Well thats not going to happen though is it (abolishing utility rights over private land)? So its hardly a slippery slope to go from ‘you don’t control the first 6 feet of your property’ to ‘you don’t control stuff below 6 feet either’, given we live on the surface. If it was the other way around (going from allowing fracking under private land 1500m down to allowing gas mains 6 feet down) that would be a slippery slope. But as its the other way around, and that fracking is a matter of national importance, and no-one will in practical terms lose out (and would have to be compensated if they did happen to have a 1500m deep cellar under their house), I really can’t see the issue here.

    If private property owners are given the right to veto fracking it will never happen due to the ideological opposition of a small minority, to the detriment of the rest of us, for zero gain for those opposed, other than the pleasure of being dogs in the manger on a national scale.

  23. Jim – “Well thats not going to happen though is it (abolishing utility rights over private land)?”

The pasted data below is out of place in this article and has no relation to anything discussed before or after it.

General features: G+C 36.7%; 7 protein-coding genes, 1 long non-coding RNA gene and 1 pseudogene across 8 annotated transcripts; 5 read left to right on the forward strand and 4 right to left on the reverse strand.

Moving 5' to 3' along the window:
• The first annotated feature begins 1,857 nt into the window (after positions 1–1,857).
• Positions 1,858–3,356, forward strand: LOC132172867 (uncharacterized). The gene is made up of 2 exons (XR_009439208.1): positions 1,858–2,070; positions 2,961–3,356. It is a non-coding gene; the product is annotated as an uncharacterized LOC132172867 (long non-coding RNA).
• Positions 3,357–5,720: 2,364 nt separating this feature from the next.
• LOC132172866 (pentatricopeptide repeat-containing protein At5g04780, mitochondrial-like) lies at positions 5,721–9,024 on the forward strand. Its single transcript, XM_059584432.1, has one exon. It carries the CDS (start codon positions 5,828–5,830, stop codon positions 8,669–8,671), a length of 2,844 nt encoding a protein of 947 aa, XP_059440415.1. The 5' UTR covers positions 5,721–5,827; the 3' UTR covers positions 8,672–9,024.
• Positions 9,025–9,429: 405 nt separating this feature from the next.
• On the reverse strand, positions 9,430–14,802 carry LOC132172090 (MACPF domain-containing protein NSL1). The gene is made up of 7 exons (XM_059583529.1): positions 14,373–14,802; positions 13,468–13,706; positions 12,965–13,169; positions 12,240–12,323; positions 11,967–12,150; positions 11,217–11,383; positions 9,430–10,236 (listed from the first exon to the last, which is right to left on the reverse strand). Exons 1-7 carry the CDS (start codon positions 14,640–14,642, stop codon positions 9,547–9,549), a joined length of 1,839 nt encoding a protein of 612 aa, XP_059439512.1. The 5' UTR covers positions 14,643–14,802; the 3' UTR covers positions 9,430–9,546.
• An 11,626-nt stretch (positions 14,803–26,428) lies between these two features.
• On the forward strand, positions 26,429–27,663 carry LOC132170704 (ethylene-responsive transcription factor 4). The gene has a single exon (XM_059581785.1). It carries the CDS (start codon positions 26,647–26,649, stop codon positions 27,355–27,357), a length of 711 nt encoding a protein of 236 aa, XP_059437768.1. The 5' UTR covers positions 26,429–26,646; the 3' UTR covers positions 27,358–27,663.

I agree. It is a one-way path to the Gulag. The only question is how fast we are going to get there. I suggest as slowly as possible. How about you?

    “So its hardly a slippery slope to go from ‘you don’t control the first 6 feet of your property’ to ‘you don’t control stuff below 6 feet either’, given we live on the surface.”

    But it is a slippery slope to go from forcing you to accept a minor inconvenience for a few days in order to benefits your entire neighbourhood, and forcing you to accept heavy machinery, road access, trucks, drilling, large numbers of sweaty men swearing and so on, for a lengthy period followed by an industrial site for the indefinite future – all to enrich BP and their shareholders.